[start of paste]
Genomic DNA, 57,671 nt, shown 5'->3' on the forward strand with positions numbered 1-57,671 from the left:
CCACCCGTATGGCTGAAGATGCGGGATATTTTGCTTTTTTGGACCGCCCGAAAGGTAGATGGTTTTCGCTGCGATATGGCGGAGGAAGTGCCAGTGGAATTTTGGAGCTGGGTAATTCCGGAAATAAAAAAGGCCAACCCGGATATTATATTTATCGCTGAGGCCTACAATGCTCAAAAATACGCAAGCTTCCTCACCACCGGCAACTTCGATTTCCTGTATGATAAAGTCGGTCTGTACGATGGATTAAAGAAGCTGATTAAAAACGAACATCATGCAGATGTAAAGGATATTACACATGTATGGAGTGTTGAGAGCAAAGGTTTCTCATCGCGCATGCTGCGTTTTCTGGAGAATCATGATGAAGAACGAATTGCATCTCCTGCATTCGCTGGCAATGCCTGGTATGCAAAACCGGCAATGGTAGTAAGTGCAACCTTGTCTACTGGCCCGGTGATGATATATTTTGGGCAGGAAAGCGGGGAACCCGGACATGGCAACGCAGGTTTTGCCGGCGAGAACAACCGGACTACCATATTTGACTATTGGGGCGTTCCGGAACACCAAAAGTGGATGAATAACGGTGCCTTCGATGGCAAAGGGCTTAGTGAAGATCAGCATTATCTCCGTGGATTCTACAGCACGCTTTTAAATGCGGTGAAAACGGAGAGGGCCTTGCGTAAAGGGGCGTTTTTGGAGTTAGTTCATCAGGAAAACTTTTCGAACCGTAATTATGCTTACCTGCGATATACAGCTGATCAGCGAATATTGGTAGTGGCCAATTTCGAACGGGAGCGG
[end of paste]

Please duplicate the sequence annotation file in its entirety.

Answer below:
Genomic DNA, 57,671 nt, shown 5'->3' on the forward strand with positions numbered 1-57,671 from the left:
CCACCCGTATGGCTGAAGATGCGGGATATTTTGCTTTTTTGGACCGCCCGAAAGGTAGATGGTTTTCGCTGCGATATGGCGGAGGAAGTGCCAGTGGAATTTTGGAGCTGGGTAATTCCGGAAATAAAAAAGGCCAACCCGGATATTATATTTATCGCTGAGGCCTACAATGCTCAAAAATACGCAAGCTTCCTCACCACCGGCAACTTCGATTTCCTGTATGATAAAGTCGGTCTGTACGATGGATTAAAGAAGCTGATTAAAAACGAACATCATGCAGATGTAAAGGATATTACACATGTATGGAGTGTTGAGAGCAAAGGTTTCTCATCGCGCATGCTGCGTTTTCTGGAGAATCATGATGAAGAACGAATTGCATCTCCTGCATTCGCTGGCAATGCCTGGTATGCAAAACCGGCAATGGTAGTAAGTGCAACCTTGTCTACTGGCCCGGTGATGATATATTTTGGGCAGGAAAGCGGGGAACCCGGACATGGCAACGCAGGTTTTGCCGGCGAGAACAACCGGACTACCATATTTGACTATTGGGGCGTTCCGGAACACCAAAAGTGGATGAATAACGGTGCCTTCGATGGCAAAGGGCTTAGTGAAGATCAGCATTATCTCCGTGGATTCTACAGCACGCTTTTAAATGCGGTGAAAACGGAGAGGGCCTTGCGTAAAGGGGCGTTTTTGGAGTTAGTTCATCAGGAAAACTTTTCGAACCGTAATTATGCTTACCTGCGATATACAGCTGATCAGCGAATATTGGTAGTGGCCAATTTCGAACGGGAGCGG